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Clearing deceased’s house after death

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My father recently died and council have cleared his house and sent me a bill for over £1000. Didn’t know about this cost. Wondering what constitutes an estate ? My father only had small amount of money in an account - nothing else ? Can the council   Legally pursue this? There is enough to cover this just but wondering where I sit legally with this cost ? 
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  • edited 27 March at 1:02PM
    xylophonexylophone Forumite
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    edited 27 March at 1:02PM
    An "estate" is a person's assets, whether cash. shares, real estate, chattels etc.
    This is a bill to be paid from the estate?
    Was your father's estate solvent?
    https://www.co-oplegalservices.co.uk/media-centre/articles-may-aug-2017/what-is-an-insolvent-estate/

  • LintonLinton Forumite
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    Are you the executor?  Did you (or the executor if not you) ask the council to clear the house?  Did you/executor agree the cost? £1000 is very expensive - Age Concern cleared my father's large 4 bedroom house for £250.  Perhaps the house clearance was part of the tenancy agreement - I assume that it was a council owned house.
    My conclusion is that if the executor asked the council to do the work and agreed the amount to be charged, or if the council was covered by the agreement under which your father held the house then the bill should be paid from the estate.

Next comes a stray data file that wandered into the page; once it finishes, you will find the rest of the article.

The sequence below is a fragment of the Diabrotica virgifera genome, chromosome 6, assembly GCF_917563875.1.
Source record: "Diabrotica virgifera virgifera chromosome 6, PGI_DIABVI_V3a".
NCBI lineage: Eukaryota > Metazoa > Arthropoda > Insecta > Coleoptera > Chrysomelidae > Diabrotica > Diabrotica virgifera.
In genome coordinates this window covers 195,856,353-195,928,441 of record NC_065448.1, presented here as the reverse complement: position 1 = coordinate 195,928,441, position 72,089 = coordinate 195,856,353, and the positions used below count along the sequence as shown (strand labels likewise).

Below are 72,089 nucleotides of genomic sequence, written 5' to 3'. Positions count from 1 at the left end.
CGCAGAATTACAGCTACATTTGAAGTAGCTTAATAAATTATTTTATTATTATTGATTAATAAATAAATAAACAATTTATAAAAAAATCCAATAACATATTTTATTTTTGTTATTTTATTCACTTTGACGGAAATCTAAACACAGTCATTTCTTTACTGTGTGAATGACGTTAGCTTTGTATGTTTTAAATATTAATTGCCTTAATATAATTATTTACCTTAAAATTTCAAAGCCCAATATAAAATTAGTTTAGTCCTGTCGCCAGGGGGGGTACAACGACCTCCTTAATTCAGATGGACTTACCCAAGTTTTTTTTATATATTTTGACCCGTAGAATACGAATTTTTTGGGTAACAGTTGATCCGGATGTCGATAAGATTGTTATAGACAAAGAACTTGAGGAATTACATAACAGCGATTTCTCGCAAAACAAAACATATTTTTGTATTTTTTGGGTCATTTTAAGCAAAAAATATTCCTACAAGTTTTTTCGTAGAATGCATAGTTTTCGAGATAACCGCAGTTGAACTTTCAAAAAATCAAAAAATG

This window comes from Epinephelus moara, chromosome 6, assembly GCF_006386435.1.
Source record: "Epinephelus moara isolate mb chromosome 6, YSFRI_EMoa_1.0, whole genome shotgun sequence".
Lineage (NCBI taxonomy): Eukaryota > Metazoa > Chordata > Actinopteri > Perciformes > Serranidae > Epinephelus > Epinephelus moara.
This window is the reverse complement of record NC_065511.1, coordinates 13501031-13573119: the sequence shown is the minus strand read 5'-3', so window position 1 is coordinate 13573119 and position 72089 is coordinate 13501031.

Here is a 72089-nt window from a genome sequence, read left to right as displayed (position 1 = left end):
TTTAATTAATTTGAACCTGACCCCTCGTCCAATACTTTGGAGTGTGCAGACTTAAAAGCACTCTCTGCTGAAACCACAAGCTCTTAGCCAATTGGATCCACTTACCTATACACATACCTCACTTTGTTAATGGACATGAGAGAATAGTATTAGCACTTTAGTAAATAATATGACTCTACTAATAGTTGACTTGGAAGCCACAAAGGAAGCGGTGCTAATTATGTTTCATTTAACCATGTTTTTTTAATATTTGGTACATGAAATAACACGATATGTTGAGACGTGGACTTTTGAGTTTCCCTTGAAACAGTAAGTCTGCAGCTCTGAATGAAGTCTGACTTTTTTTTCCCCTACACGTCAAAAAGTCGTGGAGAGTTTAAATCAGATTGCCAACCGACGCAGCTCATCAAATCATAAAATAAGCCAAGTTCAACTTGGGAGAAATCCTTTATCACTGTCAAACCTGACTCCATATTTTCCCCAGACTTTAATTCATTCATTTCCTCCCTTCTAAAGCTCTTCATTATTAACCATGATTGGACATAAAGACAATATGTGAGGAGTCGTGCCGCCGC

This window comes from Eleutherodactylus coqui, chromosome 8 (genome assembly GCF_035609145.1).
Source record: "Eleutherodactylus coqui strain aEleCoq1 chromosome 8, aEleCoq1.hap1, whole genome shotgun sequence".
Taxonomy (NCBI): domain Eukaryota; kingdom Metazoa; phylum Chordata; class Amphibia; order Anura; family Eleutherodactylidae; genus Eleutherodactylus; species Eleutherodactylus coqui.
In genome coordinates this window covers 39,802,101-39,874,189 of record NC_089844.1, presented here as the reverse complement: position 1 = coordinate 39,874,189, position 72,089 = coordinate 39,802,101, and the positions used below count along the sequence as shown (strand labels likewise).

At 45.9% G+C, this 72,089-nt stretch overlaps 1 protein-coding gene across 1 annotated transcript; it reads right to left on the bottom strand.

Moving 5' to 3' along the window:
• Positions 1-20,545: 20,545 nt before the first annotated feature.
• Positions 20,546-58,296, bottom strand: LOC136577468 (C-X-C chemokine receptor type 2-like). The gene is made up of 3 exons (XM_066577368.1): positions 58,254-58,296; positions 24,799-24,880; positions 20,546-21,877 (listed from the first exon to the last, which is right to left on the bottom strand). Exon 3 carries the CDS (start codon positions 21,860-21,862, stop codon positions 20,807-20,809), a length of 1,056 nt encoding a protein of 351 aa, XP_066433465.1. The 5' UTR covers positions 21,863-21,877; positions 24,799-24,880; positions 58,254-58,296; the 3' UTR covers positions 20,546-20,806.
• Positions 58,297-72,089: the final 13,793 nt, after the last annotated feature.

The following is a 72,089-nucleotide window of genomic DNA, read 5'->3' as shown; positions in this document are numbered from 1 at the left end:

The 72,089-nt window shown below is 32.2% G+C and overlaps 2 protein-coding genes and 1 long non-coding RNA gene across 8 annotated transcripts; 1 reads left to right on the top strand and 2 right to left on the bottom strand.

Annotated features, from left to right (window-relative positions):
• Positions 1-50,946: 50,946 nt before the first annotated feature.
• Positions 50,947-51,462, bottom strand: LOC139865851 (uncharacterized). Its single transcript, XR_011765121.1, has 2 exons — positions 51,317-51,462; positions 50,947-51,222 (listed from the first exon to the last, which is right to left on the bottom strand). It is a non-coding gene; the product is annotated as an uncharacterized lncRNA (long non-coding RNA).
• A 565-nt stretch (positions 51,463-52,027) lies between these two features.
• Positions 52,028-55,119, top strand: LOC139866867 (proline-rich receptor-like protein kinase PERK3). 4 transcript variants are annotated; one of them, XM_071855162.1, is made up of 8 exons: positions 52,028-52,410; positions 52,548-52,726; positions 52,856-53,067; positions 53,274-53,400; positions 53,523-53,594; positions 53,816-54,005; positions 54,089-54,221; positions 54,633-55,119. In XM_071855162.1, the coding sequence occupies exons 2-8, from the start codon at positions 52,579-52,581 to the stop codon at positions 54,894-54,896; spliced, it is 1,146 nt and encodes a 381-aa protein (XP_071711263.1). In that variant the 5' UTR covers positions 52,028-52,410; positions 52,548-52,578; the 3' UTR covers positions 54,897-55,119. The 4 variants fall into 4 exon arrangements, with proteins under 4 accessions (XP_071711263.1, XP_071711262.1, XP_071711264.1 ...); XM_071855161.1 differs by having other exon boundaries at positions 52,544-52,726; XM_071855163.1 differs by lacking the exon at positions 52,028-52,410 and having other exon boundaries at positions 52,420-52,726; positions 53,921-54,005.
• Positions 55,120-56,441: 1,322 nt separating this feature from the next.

If the circumstances were different can you explain?

  • Keep_pedallingKeep_pedalling Forumite
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    If a council has to clear one of there properties because the estate administrator failed to do so in reasonable time, then they will do it themselves and charge the estate the cost of doing so.

    Whether you need to pay it or not will depend on whether the estate is solvent or not. If there is nothing left after funeral costs then they cannot recover there costs from the family.
  • HampshireHHampshireH Forumite
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    ...ultimately yes they do have a right to do this. The terms of the tenancy agreement would be to hand the property back empty and in good condition.

    The Council would also have explained this if they had a point of contact /were asked. Usually when giving notice a letter is sent explaining how to return the property and keys.

    Alternatively their website would usually explain this too.

    This would fall to the executor to do and then claim the costs back from the estate. It is always cheaper to do it than have the council/housing association do it.

    £1000 isn't very expensive at all for actual costs if it had a lot in it. It's approximately £500 per skip load but items such as fridges, cookers, etc cost more to dispose of and incur extra charges. Plus VAT.

    Age concern however are a charity.£250 would never have covered their overheads let alone the costs to dispose of the items.

  • LintonLinton Forumite
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    I dont think Age Concern would clear a house unprofitably.  A surprising amount of the contents, even if apparently complete junk, can be recycled/resold which would cover the costs whereas the council could well just dump the lot.